Made in America: Some see Americanmade goods as key to US job problem
a personal journey of immigration and finding one’s place in society. This one-night event was definitely a rare opportunity. If you get the chance to drop by the next show, don’t miss out on the opportunity to learn about the class and the inspiration of fellow students.
“Made in America” Items College Students Use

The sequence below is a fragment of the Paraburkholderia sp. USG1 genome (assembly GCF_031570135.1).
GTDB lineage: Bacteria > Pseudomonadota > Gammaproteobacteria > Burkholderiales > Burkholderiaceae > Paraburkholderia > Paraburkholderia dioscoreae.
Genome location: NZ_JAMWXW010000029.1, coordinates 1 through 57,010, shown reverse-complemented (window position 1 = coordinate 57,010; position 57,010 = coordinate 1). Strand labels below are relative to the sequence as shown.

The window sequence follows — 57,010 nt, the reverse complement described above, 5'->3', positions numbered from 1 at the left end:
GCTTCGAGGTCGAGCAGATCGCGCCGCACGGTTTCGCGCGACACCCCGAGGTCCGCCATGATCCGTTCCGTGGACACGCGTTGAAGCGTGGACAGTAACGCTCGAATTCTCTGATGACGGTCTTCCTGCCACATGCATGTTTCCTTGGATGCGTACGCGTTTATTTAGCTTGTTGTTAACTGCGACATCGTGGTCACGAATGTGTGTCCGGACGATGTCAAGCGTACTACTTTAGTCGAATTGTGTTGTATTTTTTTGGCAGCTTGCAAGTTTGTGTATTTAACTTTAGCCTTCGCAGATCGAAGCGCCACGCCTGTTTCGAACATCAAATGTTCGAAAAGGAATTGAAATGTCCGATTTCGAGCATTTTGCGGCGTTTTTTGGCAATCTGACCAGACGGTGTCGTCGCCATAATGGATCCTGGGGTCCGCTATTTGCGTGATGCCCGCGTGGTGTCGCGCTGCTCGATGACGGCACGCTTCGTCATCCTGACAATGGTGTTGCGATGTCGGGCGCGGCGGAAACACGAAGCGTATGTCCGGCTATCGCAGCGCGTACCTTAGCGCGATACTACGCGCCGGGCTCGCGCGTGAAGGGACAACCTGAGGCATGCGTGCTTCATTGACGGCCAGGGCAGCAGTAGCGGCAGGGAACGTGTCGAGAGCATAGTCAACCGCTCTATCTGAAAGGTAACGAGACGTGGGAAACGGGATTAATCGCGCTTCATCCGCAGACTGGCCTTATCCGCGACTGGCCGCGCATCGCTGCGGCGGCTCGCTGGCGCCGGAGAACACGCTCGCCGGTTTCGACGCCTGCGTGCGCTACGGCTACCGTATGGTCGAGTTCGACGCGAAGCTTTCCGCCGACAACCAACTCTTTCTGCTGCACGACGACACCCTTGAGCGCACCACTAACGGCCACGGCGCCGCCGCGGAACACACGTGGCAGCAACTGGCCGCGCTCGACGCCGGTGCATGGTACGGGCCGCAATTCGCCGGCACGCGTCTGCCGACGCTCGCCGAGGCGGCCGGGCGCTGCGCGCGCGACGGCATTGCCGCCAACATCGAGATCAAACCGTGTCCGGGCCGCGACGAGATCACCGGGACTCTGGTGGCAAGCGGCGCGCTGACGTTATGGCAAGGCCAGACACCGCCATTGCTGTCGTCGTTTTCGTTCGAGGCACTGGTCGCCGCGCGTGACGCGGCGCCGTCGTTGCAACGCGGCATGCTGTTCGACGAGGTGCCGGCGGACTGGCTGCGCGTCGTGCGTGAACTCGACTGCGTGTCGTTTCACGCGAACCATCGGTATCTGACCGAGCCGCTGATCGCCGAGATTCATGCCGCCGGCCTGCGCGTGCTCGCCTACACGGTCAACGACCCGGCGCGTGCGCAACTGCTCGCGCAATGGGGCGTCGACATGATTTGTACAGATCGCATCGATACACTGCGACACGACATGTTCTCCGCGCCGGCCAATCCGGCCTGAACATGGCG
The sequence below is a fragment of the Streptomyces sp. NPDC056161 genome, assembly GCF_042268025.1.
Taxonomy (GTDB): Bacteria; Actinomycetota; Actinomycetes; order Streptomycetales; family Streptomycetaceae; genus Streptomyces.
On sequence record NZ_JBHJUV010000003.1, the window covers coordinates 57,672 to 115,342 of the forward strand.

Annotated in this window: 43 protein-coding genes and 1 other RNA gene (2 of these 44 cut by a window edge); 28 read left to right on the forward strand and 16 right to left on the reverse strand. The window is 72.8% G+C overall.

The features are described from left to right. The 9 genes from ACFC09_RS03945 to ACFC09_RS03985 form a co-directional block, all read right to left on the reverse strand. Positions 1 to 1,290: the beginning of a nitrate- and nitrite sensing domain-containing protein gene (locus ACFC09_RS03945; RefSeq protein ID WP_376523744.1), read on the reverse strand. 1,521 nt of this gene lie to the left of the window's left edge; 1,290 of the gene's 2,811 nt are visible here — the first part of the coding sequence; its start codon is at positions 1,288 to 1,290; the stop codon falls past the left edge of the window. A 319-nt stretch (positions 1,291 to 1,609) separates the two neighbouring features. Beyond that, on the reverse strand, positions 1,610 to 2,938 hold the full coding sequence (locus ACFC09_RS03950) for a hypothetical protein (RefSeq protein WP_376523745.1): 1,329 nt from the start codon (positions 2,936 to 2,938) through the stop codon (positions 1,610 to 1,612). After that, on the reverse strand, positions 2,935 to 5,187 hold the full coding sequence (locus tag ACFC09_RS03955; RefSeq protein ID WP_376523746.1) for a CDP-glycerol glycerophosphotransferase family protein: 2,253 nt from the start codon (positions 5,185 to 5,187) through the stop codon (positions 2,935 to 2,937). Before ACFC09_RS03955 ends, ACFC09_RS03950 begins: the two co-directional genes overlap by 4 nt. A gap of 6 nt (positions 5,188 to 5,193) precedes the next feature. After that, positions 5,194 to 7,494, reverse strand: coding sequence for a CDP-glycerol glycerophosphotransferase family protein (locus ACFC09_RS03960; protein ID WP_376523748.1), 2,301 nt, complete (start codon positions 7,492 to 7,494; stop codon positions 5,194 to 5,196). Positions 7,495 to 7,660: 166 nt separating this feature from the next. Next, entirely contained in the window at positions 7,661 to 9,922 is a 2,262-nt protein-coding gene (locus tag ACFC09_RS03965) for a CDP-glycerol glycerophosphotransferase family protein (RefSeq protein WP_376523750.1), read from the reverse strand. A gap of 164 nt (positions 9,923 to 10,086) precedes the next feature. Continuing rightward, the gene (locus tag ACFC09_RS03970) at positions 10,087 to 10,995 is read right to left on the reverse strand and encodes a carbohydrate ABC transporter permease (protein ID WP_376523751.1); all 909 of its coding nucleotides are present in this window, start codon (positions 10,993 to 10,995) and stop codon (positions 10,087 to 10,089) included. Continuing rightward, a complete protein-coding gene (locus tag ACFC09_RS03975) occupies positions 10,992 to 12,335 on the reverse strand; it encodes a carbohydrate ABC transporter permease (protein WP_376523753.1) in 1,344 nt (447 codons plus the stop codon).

part to create a majority that buys products made in America, locally available,‖ she said. Love said that only when a majority of consumers buy American-made Following two years of high unemployment rates, some Americans have focused goods would the concept truly catch on. For those, like Love, looking to buy their efforts on buying American-made goods in an attempt to jump-start the strug- American-made products, there are some resources to make the hunt a little easier. gling manufacturing sector of the AmeriAn interactive map on the Made in can economy. Among this group of Americans seeking America page at ABCNews.com pinpoints a number of products from across the to promote domestic manufacturing, the United States. By clicking a state, users hunt is on for ―Made in America,‖ and are able to see a list of manufacturing individuals like Nancy Love, a senior at Lyon College, are doing their part by buy- companies in that state. Similarly, Fast Company magazine’s ing American-made goods. United States of Design iPad application Love said she is always aware of where allows users to see American-made prodthe products she is considering for purchase were made. ―Before I buy anything, ucts by state. The application features a and I mean anything,‖ she said in an email, variety of American-made products, from wooden glasses to wool blankets. ―I check to see if it is made in America.‖ Another application, which is actually Like many Americans, Love is oftencalled Made in America, allows users to times forced to buy foreign-made goods scan the barcode of an item using the because of the their lesser cost. Sometimes, however, Love said she still chooses camera feature of any iPhone, iPod, or iPad. The application, sold by Interdiscito buy the more expensive goods made in plinary Design for $0.99, then tells the the U.S. ―If I can afford to,‖ Love said, ―I user where the product was made. will spend a few extra dollars for the These tools are but the latest in a reAmerican made version of a product.‖ Not only does Love buy American-made newed campaign to rejuvenate American manufacturing and to accelerate job goods herself, but she also encourages others to do the same. ―I’m trying to do my growth in the United States. Staff Writer